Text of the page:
I’m a product manager. My goal in life is to make some contribution to the progress of humanity.
I have a lot of interests. Among them:
Product Management. I like building useful things. And product is a job where you get to do just that. I want to build lots of useful things in my lifetime, and long-term be a key part of building at least one big useful thing (probably a software company). Product is synergistic with that long-term goal: it lets you practice building, just within a narrower scope. I’m also a bit risk-averse, though, and it helps that conversely trying (and failing!) to build one’s own company can actually be accretive to a product career. STEM Immigration Expansion. My parents are immigrants. I believe that expanding STEM immigration is by far the single greatest lever the United States has to improve its long-term prosperity. The ability to attract highly skilled immigrants is America’s greatest advantage - and we squander it. Countless examples of immigrants who had massive impact- Katalin Karikó (messenger RNA/Covid vaccine), Elon Musk (Tesla, SpaceX), Sergey Brin (Google) show that just one immigrant can drive the creation of hundreds of thousands of jobs, technological advancement, and health breakthroughs. But how many potential Karikós and Musks do we turn away each year? Over 300,000. With the current H1B system, each year we get applications from >450,000 world-class minds and draw straws to . In a lottery. Primarily for political reasons, we choose to leave our prosperity to... luck. Defense and Security. I’ve long been interested in foreign policy and defense. I spent a summer in Korea with the State Department as part of the National Security Language Initiative for Youth (NSLI-Y) program, studied political science in college, and have long followed foreign affairs closely. Simply put, I don’t believe order is a given. Yet all prosperity is founded on the basis of security; given that, security seems a rather high impact area. At the same time, since the “last supper” in 1993, it appears our amazingly consolidated defense industry has become far too bloated and inefficient (boo hiss cost-plus) to build the modern and intellligent hardware-software platforms that I think will define warfare. Renewable Energy and Sustainability. I’ve long had an interest in renewables. Before I started my first full-time job in consulting, I got pretty good at selling cars for Tesla (ask me for my 1 minute sales pitch). In consulting, I worked on EV charging station buildout strategy for Exelon; I also joined the , where I made a lot of friends who work in clean energy. A company I used to work at, Optoro, has a mission to drive sustainability in the retail space by building solutions to efficiently handle returns, which there are rather a lot of as the shift to ecommerce continues.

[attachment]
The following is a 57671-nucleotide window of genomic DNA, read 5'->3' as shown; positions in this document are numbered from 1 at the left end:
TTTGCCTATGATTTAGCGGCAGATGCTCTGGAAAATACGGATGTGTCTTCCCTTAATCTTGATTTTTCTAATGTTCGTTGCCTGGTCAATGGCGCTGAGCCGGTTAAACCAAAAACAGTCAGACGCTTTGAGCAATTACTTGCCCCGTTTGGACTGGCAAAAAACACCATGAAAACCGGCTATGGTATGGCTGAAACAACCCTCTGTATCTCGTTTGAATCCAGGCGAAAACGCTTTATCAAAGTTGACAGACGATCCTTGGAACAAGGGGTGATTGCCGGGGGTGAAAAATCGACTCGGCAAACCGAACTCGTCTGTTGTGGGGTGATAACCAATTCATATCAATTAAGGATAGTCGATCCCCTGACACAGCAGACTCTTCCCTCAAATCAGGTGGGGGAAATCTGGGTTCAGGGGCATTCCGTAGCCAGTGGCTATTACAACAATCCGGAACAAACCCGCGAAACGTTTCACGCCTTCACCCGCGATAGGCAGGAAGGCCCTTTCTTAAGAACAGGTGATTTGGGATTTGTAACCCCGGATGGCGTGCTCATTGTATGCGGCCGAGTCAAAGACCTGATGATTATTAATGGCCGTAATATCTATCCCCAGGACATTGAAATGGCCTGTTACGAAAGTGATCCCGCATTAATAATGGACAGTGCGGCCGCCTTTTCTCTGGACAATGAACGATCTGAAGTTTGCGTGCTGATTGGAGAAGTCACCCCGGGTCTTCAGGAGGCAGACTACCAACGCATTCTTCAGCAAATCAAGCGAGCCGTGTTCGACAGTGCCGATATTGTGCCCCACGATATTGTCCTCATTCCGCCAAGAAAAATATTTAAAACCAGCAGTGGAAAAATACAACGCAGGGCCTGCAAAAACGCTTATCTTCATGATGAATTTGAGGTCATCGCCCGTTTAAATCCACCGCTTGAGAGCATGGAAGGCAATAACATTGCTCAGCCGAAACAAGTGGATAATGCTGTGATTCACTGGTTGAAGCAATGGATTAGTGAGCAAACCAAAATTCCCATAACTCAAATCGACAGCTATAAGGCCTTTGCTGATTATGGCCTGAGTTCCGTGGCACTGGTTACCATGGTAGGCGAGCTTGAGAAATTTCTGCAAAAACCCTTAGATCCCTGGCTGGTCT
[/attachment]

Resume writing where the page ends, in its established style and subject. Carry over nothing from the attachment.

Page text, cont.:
Today, I believe that most talk from US political parties about renewables and the importance of climate change is just that: talk. Without nuclear for baseload generation, we will continue to be wedded to generation via fossil fuels, at least given near-term (pre-2026) lithium capacity limitations and limited hydrogen infrastructure.